PAUL RANSON (1861-1909)
PAUL RANSON (1861-1909)
PAUL RANSON (1861-1909)
PAUL RANSON (1861-1909)
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PAUL RANSON (1861-1909)

Temple de vaudou ou La charmeuse de serpent

PAUL RANSON (1861-1909)
Temple de vaudou ou La charmeuse de serpent
signed ‘.Ranson.’ (lower right)
oil on canvas
28 x 36 ¼ in. (71 x 92 cm.)
Painted in 1901
Michel Ranson, Paris (son of the artist).
Brigitte Ranson-Bitker, Paris (by descent from the above).
Galleria del Levante, Milan (acquired from the above, by 1966, until at least 1982).
Private collection, Italy (acquired from the above).
By descent from the above to the present owner.
R. Barilli, "Il gruppo dei Nabis" in L’Arte moderna, 1967, vol. II, no. 12, p. 96 (illustrated in color; dated circa 1890).
J. Breuille, Le monde de la peinture, Autour de l'impressionnisme, de Gauguin à Bonnard, Paris, 1982, no. 2 (illustrated in color; dated circa 1890).
B. Ranson-Bitker and G. Genty, Paul Ranson: Catalogue raisonné, Japonisme, Symbolisme, Art Nouveau, Paris, 1999, p. 315, no. 534 (illustrated in color).
Paris, XVIIe Salon de la Société des Artistes Indépendants, April-May 1901, p. 53, no. 840.
Munich, Galleria del Levante, Pont-Aven und Nabis, November 1966-January 1967, no. 32 (illustrated; dated circa 1890 and titled Bezauberer der Schlangen).
Milan, Galleria del Levante, Simbolismo & Art Nouveau, December 1969-January 1970 (illustrated; dated circa 1890).
Munich, Haus der Kunst, Weltkulturen und Moderne Kunst, June-September 1972, p. 108, no. 353 (dated circa 1890 and titled Schlangenbeschwörer).
Bologna, Quartiere fieristico di Bologna, Arte fiera '76, Mostra Mercato d'Arte Contemporanea, May 1976, p. 311.

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Lot Essay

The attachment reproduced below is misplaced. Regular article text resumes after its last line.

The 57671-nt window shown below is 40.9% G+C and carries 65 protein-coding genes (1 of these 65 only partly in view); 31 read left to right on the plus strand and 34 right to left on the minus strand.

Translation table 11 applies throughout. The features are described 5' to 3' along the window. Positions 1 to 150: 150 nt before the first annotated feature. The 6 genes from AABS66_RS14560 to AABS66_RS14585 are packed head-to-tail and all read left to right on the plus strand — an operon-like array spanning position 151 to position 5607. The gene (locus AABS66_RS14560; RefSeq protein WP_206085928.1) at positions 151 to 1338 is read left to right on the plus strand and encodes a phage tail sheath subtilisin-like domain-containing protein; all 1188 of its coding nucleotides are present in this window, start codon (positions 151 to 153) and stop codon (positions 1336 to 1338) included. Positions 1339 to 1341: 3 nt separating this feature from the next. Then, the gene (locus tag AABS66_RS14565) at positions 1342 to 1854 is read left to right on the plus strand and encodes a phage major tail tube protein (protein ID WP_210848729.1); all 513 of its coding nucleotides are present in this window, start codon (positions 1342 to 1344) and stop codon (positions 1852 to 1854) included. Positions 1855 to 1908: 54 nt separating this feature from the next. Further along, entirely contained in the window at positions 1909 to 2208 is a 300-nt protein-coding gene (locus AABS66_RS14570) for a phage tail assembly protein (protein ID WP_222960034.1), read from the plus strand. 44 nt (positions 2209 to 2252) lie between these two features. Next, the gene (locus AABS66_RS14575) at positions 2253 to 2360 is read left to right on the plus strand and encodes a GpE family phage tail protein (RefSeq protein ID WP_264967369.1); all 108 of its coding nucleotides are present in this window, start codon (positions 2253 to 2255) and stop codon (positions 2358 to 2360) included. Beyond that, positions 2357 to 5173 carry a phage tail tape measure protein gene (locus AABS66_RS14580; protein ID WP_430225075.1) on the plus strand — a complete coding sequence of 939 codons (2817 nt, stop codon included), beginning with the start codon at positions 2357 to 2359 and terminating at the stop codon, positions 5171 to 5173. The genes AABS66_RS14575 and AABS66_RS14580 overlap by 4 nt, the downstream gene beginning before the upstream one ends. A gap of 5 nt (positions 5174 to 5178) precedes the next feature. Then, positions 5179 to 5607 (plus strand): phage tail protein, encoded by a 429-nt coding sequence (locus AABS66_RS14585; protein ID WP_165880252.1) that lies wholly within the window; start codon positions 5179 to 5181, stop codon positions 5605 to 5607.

Exhibited at the "Société des Artistes Indépendants" Salon in 1901, created by Georges Seurat and Paul Signac in 1884 to defend avant-garde painting, this painting is astonishing for its iconography deeply rooted in the “fin-de-siècle” culture. In the center of the composition, painted in a bright yellow, we discover a "sphinge", reminiscent of an ancient Egyptian bestiary that Symbolist painters were fond of. Indeed, in the 1870s-1900s, we find multiple representations of it in the works of Gustave Moreau, but also Félicien Rops and Alexandre Séon. An emblematic figure of the “femme fatale”, the "sphinge" is here rather part of the exotic dimension of the decor. It is moreover surrounded by stylized lions, painted in flat colors, whose layout seems more dreamlike than archaeologically accurate. In front of it stand two musicians, one striking a horizontally laid drum, very similar to the traditional Cambodian “Samphor”. On the left, a character standing in a hieratic pose seems to have stepped right out of Odilon Redon’s mystical paintings. A naked woman, exhibiting an enormous snake, completes this group, thus evoking Haitian rites that gave this painting its title “Vaudou”. Ranson, who regularly resided since 1897 at the Ermitage near Alençon, in the property of his friend Georges Lacombe, that is to say in the French countryside, livens up this scene with luxuriant vegetation, which adds to its strangeness. However, one would struggle to find a perfect narrative logic to this composition. Its origin most likely lies in the fascination exerted on artists of the last third of the 19th century by extra-European civilizations discovered through World’s Fairs. In 1889 and 1900, a complete Cambodian pagoda was reconstructed and admired by all visitors. Heirs of Gauguin, whose paintings they had physically seen hanging on the walls of the “Café Volpini” during the 1889 Paris Exposition, the Nabis practiced formal syntheses and religious syncretism. This fin-de-siècle Paris was passionate about the most diverse beliefs and cultures, as evidenced by Jules Bois’ book Les Petites religions de Paris (1894). Paris then had temples dedicated to Isis and one will remember that his friend Lacombe made a large sculpture of it (Paris, Musée d’Orsay). Ranson himself painted in 1890, like Odilon Redon, a Christ and Buddha (The Hague, Kunstmuseum) and was fascinated by esotericism discovered through the works of Edouard Schuré, such as Les grands initiés (1889). In it, Schuré aimed to synthesize the thoughts of Rama, Krishna, Hermes, Moses, Orpheus, Pythagoras, Plato, Jesus. The essential part of the present painting is probably not in deciphering its philosophy or spirituality, but rather in the sensory world it invites us into. Like Douanier Rousseau with his jungles, Ranson takes us into his painting as if into a dream. The presence of a Ranson artwork in the major Walt Disney exhibition (Montreal, Museum of Fine Arts, 2007) should not be surprising. The exuberance of the vegetation, the way it becomes the sensory equivalent of the action taking place, is part of a sensibility that finds its continuation in the sets designed by Al Dempster for The Jungle Book (1967). Here Ranson brilliantly synthesizes the history he revisits and a child’s outlook whose freshness he rediscovers.

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